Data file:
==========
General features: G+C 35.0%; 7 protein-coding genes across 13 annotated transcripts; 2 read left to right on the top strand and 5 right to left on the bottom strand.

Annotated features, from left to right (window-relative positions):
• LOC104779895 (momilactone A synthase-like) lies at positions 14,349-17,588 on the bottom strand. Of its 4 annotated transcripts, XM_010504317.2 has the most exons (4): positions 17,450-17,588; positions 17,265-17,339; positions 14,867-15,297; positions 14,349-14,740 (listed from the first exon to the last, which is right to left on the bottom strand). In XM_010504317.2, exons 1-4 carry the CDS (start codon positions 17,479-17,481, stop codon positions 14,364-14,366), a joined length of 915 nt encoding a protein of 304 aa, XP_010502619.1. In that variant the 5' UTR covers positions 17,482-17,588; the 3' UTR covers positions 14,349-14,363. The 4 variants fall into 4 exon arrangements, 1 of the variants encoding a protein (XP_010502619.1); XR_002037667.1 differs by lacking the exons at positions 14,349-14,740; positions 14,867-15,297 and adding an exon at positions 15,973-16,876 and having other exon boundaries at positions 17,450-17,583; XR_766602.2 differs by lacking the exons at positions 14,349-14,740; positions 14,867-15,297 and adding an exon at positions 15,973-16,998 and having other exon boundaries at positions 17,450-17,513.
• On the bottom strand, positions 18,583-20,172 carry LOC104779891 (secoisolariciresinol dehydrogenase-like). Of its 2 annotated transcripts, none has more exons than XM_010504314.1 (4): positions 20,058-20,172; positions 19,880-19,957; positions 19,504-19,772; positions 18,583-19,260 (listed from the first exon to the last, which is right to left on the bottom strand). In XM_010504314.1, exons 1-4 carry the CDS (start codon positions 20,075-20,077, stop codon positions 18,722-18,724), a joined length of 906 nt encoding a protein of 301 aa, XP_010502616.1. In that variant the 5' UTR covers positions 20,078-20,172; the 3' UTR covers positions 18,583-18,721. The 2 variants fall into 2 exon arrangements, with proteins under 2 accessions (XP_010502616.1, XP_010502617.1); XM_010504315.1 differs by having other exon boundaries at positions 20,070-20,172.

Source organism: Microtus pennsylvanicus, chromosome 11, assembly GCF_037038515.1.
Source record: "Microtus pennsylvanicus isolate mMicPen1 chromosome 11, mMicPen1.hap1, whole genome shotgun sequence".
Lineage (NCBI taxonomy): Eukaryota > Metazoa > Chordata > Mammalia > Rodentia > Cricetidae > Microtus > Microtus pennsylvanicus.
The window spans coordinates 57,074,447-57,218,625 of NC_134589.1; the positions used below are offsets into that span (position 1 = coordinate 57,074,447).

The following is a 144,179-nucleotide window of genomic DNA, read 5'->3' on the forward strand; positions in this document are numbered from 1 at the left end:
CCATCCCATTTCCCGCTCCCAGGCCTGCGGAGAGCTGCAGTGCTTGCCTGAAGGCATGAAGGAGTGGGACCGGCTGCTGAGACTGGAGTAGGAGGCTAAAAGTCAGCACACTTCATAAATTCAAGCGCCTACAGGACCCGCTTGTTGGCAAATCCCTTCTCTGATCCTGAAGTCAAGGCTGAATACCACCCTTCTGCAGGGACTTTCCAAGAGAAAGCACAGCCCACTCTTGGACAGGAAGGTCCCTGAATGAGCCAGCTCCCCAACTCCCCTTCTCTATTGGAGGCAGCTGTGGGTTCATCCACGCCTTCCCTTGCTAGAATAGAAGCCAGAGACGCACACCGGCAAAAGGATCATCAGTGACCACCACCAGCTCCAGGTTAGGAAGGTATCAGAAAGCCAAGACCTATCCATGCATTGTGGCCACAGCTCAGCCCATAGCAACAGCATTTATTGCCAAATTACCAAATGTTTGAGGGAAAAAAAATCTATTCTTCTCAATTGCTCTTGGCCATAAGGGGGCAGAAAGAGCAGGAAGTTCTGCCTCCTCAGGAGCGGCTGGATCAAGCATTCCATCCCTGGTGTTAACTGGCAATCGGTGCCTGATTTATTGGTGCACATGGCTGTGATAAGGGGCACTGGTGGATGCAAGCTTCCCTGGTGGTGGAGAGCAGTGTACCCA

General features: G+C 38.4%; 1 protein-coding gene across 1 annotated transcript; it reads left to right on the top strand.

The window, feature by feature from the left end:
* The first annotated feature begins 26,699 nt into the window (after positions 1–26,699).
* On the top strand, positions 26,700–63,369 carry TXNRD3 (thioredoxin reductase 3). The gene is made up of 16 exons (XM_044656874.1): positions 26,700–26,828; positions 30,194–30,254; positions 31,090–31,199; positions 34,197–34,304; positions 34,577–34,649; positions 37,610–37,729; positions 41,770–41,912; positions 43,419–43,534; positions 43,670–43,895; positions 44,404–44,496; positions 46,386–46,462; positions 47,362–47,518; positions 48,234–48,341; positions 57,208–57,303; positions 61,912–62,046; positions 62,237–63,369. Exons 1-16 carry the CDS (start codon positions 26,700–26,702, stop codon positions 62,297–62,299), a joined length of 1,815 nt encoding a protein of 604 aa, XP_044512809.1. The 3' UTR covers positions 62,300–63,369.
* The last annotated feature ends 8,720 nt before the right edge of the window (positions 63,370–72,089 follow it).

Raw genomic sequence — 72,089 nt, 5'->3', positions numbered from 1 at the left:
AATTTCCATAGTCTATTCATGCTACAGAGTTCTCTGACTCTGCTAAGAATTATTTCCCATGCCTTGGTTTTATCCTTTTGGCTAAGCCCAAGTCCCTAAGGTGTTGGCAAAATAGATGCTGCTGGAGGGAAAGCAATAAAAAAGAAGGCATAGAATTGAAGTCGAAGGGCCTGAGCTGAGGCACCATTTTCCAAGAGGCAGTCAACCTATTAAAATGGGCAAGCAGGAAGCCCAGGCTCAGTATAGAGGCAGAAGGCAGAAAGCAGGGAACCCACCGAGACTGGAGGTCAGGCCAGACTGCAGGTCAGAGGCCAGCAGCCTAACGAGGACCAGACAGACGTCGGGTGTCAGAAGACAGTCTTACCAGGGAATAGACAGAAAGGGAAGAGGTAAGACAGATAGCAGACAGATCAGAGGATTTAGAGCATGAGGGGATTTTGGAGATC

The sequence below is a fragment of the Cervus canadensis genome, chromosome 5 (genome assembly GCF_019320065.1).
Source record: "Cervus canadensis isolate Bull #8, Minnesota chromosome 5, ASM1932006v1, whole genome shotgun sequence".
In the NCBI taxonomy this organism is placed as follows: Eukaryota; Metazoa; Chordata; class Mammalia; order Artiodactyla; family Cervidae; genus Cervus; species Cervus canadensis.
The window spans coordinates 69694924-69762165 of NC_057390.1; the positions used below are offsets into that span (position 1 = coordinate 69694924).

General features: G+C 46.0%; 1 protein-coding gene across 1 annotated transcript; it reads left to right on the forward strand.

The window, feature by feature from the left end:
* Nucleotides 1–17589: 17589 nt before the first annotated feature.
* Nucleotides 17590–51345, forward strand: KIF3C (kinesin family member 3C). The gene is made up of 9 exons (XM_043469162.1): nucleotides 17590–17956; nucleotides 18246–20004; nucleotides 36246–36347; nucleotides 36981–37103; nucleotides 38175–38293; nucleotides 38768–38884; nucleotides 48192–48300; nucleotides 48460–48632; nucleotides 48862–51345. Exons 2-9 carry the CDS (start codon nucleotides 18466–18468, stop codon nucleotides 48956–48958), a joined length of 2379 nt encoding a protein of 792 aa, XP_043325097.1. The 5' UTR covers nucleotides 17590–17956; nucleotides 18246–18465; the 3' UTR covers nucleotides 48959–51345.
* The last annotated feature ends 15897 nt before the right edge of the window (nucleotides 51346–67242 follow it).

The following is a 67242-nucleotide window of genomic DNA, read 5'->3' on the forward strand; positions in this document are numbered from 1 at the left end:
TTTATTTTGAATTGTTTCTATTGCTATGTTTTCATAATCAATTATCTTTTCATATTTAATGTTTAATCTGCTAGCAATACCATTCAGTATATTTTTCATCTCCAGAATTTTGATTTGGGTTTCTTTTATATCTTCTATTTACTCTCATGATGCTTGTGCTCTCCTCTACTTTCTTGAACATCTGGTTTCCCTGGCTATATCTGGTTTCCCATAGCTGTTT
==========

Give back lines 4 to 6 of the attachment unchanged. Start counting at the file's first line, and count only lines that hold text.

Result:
• On the bottom strand, positions 18,583-20,172 carry LOC104779891 (secoisolariciresinol dehydrogenase-like). Of its 2 annotated transcripts, none has more exons than XM_010504314.1 (4): positions 20,058-20,172; positions 19,880-19,957; positions 19,504-19,772; positions 18,583-19,260 (listed from the first exon to the last, which is right to left on the bottom strand). In XM_010504314.1, exons 1-4 carry the CDS (start codon positions 20,075-20,077, stop codon positions 18,722-18,724), a joined length of 906 nt encoding a protein of 301 aa, XP_010502616.1. In that variant the 5' UTR covers positions 20,078-20,172; the 3' UTR covers positions 18,583-18,721. The 2 variants fall into 2 exon arrangements, with proteins under 2 accessions (XP_010502616.1, XP_010502617.1); XM_010504315.1 differs by having other exon boundaries at positions 20,070-20,172.

Source organism: Microtus pennsylvanicus, chromosome 11, assembly GCF_037038515.1.
Source record: "Microtus pennsylvanicus isolate mMicPen1 chromosome 11, mMicPen1.hap1, whole genome shotgun sequence".